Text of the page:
This isn’t really an outtake; it’s just a topic that wasn’t really large enough to devote an entire episode to. Bill, all by his lonesome, talks into the mic about the paradox of The Ship of Theseus and what that means for organizational identi
A listener asked us: “At what point is a wrong decision actually worse than no decision at all?”
It’s a great starting point for a roving conversation that gets into whether results matter in that calculus. We also rehash our earlier debate on
The National Fire Academy is the home of the National Fallen Firefighters Memorial; hallowed ground for any firefighter. To borrow a phrase from President Lincoln at the dedication of the Soldiers’ National Cemetery in Gettysburg, PA (just 12 m
On June 6, 2021, Baldwin County Sheriff’s Deputy Bill Smith gave his life while saving others who got caught in a rip current off the Alabama shore. Two of our podcast crew (Shane and Bill V.) worked for Bill Smith for years before Bill retired
As is the case with many of our episodes, we didn’t set out to make an episode about this. It actually was just a spirited conversation that we were having when we realized we should hit the record button.
Is it better to be liked or respected
How do we as firefighters deal with luck? How honest are we about what part luck plays in our successes? More specifically, how much do we count on the same luck at our next fire?
That’s where we start anyway, and we don’t exactly see eye to e
You make the case that you’re the best person for the next step up; only you don’t get chosen. What do you do then? When does a natural amount of disappointment turn into an unhealthy perception of being slighted? How hard is it to get behind
For this episode, we talk with “backstep” Firefighter Austin Kohler, who is only a few years into his career in the fire service. We ask him what he enjoys about the job, and what he didn’t expect about it. And about halfway through, we give Au
The book Leadership On The Line says a plan “is no more than today’s best guess.” So why do some in our profession get so attached to their plan that they can’t see when their plan has lost all chance to succeed?
In this episode, we sit down w
What you’re about to hear wasn’t really ever intended to be an episode. It was a side conversation that took place during a recording session in December 2019 that we just happened to record. We sat on it for over a year, but we’ve decided it’s
We’ll wager there isn’t a firefighter in the fire service who isn’t an advocate of training. But when you call that training “higher education” you start to get somewhat mixed reactions. Make higher education a prerequisite for some promotions,
How do you figure out if someone is good for your team? Good for the organization? Good for you as a leader? What does it mean to build a diverse team, and how can different skillsets, talents, and perspectives be beneficial? Can they fill in t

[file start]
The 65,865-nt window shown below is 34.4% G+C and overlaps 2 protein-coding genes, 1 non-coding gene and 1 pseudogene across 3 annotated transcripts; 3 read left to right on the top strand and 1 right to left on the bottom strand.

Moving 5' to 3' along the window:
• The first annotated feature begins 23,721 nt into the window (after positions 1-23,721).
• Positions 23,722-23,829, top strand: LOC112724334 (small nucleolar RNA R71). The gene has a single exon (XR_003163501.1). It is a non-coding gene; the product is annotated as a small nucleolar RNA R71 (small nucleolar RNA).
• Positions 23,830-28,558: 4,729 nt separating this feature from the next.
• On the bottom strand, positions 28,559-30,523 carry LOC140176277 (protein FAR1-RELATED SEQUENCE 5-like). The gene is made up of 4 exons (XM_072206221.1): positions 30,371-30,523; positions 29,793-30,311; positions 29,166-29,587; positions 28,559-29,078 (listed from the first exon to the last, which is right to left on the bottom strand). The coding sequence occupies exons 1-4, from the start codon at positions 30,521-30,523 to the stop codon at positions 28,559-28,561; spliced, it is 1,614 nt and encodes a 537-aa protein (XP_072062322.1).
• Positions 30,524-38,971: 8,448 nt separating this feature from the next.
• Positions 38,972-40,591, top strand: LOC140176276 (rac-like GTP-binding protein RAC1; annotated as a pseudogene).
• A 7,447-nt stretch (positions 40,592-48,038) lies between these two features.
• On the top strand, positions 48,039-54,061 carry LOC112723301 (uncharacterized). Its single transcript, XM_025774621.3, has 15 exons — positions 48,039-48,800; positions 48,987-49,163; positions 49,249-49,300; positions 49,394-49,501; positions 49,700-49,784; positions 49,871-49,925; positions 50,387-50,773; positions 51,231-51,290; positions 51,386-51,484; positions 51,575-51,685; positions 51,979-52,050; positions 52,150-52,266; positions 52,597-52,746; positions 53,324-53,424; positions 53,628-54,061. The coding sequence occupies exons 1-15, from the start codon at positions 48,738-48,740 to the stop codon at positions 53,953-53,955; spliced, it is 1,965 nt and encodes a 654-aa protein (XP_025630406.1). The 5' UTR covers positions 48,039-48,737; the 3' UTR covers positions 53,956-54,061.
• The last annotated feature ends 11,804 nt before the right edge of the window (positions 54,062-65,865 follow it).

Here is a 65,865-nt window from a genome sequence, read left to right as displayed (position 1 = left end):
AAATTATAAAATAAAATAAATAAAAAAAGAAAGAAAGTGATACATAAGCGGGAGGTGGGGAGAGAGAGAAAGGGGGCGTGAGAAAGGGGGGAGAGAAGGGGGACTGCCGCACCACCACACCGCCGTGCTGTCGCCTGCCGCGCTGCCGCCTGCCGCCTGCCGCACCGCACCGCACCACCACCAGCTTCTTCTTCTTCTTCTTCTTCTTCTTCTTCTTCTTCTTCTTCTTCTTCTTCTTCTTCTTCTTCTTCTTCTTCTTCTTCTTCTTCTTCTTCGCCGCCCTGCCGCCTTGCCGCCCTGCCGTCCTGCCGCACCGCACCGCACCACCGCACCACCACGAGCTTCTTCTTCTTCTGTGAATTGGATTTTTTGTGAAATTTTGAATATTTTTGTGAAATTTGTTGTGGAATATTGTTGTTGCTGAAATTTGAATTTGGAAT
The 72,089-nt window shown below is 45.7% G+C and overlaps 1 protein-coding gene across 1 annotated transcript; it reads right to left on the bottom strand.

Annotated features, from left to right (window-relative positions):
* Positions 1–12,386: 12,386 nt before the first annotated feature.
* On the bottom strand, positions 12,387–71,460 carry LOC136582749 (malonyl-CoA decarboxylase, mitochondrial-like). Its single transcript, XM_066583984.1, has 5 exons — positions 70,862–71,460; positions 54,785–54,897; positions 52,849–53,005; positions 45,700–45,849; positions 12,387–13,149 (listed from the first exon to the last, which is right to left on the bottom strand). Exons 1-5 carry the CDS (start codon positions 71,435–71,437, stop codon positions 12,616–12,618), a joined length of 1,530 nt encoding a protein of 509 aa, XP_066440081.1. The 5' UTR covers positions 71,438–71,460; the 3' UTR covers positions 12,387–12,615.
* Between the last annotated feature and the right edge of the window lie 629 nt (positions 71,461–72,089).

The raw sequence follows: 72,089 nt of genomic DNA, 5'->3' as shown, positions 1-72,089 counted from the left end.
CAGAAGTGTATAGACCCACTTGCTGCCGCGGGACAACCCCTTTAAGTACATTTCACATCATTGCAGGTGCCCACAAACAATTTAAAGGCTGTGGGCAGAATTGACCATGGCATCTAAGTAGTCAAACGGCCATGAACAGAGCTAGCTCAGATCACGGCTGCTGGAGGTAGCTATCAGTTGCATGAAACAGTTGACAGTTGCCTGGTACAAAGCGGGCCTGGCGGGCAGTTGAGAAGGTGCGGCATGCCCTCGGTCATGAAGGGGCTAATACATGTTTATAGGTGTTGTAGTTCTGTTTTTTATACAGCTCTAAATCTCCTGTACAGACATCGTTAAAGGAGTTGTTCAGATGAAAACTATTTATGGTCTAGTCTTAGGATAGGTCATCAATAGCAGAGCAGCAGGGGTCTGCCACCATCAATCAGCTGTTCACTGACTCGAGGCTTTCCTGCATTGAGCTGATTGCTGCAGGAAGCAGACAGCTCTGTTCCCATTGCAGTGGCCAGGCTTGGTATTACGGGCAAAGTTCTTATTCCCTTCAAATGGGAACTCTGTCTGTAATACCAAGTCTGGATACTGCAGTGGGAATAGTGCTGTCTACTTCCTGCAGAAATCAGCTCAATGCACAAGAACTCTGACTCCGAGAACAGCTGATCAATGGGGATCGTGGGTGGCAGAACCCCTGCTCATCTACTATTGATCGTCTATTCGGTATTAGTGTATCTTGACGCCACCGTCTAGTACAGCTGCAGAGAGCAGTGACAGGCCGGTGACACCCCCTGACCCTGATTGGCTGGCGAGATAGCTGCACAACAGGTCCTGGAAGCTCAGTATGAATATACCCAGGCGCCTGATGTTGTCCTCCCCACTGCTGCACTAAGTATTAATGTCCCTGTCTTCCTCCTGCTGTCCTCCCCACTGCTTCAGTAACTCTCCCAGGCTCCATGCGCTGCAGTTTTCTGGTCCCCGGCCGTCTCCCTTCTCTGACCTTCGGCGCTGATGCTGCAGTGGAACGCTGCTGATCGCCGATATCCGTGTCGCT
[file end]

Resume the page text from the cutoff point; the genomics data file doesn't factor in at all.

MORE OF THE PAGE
When you don’t agree with a decision made above you, is it wrong to let people know you don’t agree? For this Ten Rounds we discuss whether telling those you are supervising that you don’t agree with something undermines authority or whether it
No matter how hard we try to avoid them, screw-ups are going to happen. When they happen, we shouldn’t avoid acknowledging them. Don’t wear them like a badge of honor, but own them nonetheless. You’ve already paid the price for the lesson; you
At the end of our last recording session we only had twenty minutes left to record, which isn’t enough for a full episode. So Hatch suggested we do Ten Rounds. It’s simple: any one of us can talk for two minutes uninterrupted on any topic we wa
We all should be doing a size-up as we approach any scene. And if you’ve got other units responding with you, someone is ultimately going to be required to give some of what you’re seeing and thinking over the radio. So how important is the siz
In this episode, we sit down with Attorney Lance LoRusso to discuss the dangers of something almost all firefighters engage in: social media. And you can’t talk about social media without talking about the legal ramifications of firefighters ta
There is a central concept that runs throughout Pete Blaber’s The Mission, The Men, and Me: That you should always listen to the boots on the ground. We really like that idea. Colin Powell said something similar when he described his “bias was
This episode is the second part to our conversation with Todd Edwards. We pick back up where we left off last time: with Todd’s view on how to approach the problem of underperforming firefighters in your station. Granted, if you’re good at reha
The illusion of a perfect fire is a tempting one, but it’s also just that: an illusion. In the first part of our discussion with Todd Edwards, we talk about the “perfect fire,” the nature of evaluating our performance at every fire, and Todd’s
Payton Owens came to the fire service, left, grew an impressive beard, and then came back again. When he left the department, he had some pretty serious stuff going on in his personal life, but he freely admits: he had become pretty disgruntled
This quick discussion was born out of an article called “Command NOT Control” by Eric Saylors. Not all of us had read the article, and Shane and Pabel (who did read it) aren’t sure if they agree with it or not. Just when the discussion might be
When we sat down to talk to Chief Chris Wessels, we had a specific topic in mind that we thought we would cover. But what happens so often with the best conversations happened here; the conversation itself led us to places we didn’t think we we
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